For now, the only path for upward mobility for most Cubans is to search for foreigners with dollars to supplement incomes that average about $10 a month. Most Cubans earn only enough dollars this way to buy a little extra for their families when their rations run out.
Elizardo Sanchez Santa Cruz, who heads the Cuban Commission on Human Rights and National Reconciliation, observes: "The government in Cuba owns everything. It owns all the economic enterprises, all the media, the telecommunications system, the banks, and foreign trade." The nation's economic problems, he says, are due to a regime that is "repressive and inefficient."
The U.S. embargo on trade with Cuba aimed to bring down the regime by just this sort of economic squeeze. And while the embargo hamstrings Cuba's economy, it also denies American businessmen a market they increasingly covet. That is the reason it is coming under fresh attack, even from conservatives like House Majority Leader Richard Armey (R-Texas). Last month Mr. Armey told reporters in Kansas that the United States needs access to Cuban markets. If economic sanctions continue for another year, he said, "it will be the last year they last." Even though the Republican leader plans to retire from Congress this year, his comments have dealt a blow to the pro-embargo camp.
"We're working hard and we know the odds are against us," said Cuban-born Ileana Ros-Lehtinen, Republican congresswoman from Miami. "He [Rep. Armey] should know better than to pump money into a failed, totalitarian regime," Rep. Ros-Lehtinen said.
Roberto Alarcon, who after Fidel and Raul Castro is the country's No. 3 government official, is casual about his country's blatant inequality. Lounging in a finely tailored suit and holding an unlit cigar, Mr. Alarcon defends the situation by saying it is fairer than a decade ago, when it was illegal for anyone to hold dollars (even though some did anyway). "Technically speaking, you now don't have a legal border. You have an economic border," he said. But the "economic border" makes the inequality even starker for Cubans with no dollars.
Alfredo Gonzalez Gutierrez, adviser to the Minister of Economy and Planning, wants to raise the salaries of other Cubans, such as government workers, who earn perhaps a third of what those in tourism, even hotel employees, make.
The education and health systems, observes Mr. Sanchez, "form part of the official propaganda system." Cuba's elite claim the country's social services are open to all. Social-service professionals, while publicly defending socialist ideals, privately acknowledge practical shortcomings: inadequate resources, malfunctioning equipment, and nonexistent supplies. The only way to get many pharmaceuticals is to buy them with dollars. Average citizens say their monthly rations stretch only through three weeks. Mr. Gonzalez acknowledged the shortcomings, particularly inadequate milk production: "If we could give more, we would. If we could raise the age to 12, we would." Mike, the dance instructor, says simply: "My family is hungry."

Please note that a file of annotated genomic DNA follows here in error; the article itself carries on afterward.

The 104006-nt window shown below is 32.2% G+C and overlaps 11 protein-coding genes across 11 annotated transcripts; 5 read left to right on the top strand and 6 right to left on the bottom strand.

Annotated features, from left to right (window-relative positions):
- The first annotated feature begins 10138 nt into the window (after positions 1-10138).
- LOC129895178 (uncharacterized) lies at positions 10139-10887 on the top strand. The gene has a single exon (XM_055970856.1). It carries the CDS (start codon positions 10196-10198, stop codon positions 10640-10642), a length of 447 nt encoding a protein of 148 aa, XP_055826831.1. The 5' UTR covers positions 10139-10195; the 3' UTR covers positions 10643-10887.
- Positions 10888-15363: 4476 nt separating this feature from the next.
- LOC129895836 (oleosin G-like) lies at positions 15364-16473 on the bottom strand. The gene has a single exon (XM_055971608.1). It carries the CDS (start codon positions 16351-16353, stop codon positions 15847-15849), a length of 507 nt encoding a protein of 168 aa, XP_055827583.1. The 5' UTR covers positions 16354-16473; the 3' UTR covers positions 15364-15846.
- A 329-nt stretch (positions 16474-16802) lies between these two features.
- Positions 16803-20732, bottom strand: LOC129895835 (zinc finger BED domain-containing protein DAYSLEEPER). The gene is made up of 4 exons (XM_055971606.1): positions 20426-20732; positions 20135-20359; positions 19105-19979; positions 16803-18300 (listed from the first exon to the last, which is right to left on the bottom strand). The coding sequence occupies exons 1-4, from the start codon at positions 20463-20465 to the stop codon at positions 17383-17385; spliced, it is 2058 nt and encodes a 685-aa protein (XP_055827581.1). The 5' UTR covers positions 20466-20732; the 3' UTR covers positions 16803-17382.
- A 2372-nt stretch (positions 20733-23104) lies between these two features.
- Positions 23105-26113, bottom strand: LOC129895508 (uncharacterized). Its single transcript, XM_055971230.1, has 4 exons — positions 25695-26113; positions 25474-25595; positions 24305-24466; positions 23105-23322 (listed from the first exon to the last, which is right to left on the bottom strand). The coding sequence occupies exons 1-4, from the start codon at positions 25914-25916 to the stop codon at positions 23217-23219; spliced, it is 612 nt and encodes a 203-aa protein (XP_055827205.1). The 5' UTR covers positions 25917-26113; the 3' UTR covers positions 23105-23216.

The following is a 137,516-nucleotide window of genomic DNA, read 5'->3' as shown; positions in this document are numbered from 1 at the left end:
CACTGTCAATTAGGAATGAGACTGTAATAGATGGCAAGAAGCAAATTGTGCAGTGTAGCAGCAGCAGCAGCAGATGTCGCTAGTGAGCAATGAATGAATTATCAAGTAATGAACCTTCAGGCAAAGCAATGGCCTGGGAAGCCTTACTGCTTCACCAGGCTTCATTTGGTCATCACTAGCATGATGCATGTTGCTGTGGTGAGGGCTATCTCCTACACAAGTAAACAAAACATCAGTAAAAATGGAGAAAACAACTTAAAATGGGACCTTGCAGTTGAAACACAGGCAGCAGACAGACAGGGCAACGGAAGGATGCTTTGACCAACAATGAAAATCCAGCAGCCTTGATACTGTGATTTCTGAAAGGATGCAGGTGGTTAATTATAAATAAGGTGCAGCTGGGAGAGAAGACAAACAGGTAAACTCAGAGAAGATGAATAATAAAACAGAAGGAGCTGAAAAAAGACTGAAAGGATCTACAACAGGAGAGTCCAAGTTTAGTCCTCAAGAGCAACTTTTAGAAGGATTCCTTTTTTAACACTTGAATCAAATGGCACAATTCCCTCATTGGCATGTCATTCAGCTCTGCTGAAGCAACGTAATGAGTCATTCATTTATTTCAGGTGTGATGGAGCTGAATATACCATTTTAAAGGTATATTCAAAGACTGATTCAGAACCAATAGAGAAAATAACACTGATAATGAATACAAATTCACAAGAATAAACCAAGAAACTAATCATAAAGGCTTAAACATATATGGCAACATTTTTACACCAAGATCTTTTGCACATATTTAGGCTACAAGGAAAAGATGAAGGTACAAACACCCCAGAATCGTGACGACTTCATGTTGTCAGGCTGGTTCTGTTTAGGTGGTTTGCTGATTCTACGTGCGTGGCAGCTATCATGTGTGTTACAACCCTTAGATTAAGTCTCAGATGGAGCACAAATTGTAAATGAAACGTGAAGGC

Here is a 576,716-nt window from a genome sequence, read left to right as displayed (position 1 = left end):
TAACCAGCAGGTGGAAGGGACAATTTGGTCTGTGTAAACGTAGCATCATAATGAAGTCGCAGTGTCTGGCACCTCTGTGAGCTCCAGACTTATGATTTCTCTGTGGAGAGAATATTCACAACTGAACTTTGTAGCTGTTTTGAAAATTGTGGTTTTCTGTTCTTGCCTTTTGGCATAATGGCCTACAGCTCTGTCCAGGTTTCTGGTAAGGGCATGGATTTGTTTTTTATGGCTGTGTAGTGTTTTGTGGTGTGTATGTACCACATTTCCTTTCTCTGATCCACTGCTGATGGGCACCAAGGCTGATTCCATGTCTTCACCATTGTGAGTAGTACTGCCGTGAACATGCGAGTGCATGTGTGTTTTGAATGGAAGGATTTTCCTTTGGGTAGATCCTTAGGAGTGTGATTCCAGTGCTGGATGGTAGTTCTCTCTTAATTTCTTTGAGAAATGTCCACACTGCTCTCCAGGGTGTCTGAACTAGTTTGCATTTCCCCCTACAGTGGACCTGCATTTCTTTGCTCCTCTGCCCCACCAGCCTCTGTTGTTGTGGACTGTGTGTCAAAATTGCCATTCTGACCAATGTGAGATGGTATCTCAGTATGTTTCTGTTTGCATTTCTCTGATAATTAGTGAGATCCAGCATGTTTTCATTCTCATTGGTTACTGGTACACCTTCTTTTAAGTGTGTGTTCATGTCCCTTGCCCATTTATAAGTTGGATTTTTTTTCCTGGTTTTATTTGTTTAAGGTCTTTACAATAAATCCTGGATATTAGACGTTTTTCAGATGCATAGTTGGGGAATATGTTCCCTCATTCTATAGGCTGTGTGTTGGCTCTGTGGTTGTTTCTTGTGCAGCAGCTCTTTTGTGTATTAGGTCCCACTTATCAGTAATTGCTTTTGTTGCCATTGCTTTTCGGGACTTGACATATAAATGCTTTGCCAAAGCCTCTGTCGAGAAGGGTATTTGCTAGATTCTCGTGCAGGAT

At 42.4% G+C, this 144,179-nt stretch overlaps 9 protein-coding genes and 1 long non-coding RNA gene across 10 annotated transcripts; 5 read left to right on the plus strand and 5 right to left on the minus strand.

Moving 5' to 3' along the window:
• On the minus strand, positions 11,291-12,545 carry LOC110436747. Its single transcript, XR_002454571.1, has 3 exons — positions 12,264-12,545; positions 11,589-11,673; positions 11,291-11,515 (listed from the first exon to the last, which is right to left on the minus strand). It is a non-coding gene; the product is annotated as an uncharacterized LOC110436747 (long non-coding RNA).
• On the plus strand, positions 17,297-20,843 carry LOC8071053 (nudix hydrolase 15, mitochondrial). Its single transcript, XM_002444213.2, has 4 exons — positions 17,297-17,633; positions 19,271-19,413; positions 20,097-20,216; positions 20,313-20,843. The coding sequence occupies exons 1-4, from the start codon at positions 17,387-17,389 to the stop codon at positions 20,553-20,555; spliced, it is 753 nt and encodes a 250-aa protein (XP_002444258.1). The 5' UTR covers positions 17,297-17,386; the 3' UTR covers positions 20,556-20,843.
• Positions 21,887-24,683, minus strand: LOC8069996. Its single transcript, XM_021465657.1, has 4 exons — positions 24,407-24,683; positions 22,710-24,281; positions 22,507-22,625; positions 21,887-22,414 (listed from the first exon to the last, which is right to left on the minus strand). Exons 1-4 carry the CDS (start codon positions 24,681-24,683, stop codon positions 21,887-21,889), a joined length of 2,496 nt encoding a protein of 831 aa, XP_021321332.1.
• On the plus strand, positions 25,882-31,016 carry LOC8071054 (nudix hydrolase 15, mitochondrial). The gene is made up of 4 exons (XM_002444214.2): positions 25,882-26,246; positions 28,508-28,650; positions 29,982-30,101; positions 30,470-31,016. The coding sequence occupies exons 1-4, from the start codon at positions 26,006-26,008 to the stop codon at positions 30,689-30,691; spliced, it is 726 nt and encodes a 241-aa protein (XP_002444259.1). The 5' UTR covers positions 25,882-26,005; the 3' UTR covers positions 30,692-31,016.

Freeing the economy is the only way for Havana to lift its people out of their misery. Ending the embargo alone won't end the hardships. After all, currently Europeans are free to visit and invest in the island. But trade with America would increase the access of individual Cubans to dollars, argue those who favor lifting the embargo, improving Cuban lives while profiting U.S. enterprises.
Already the dependence on American dollars draws attention to the economic inequalities created by communism. The regime works hard to vacuum up dollars for its own purposes, but it can do so only by creating visible class distinctions. Moreover, American trade, investment, and travel might pose an even greater challenge to the Castro government, perhaps the most significant yet, say those, like human-rights commissioner Sanchez, who advocate lifting sanctions.
For more than 40 years the Castro regime has maintained the fiction that equality can be purchased only at the price of tyranny and poverty. In the last 10 years, the poverty has been ameliorated only by increased reliance on dollars. Ironically, the result is the sort of social inequality against which Mr. Castro originally premised his revolution. Like pre-Castro Cuba in 1959, U.S. dollars in Havana now will buy anything you want.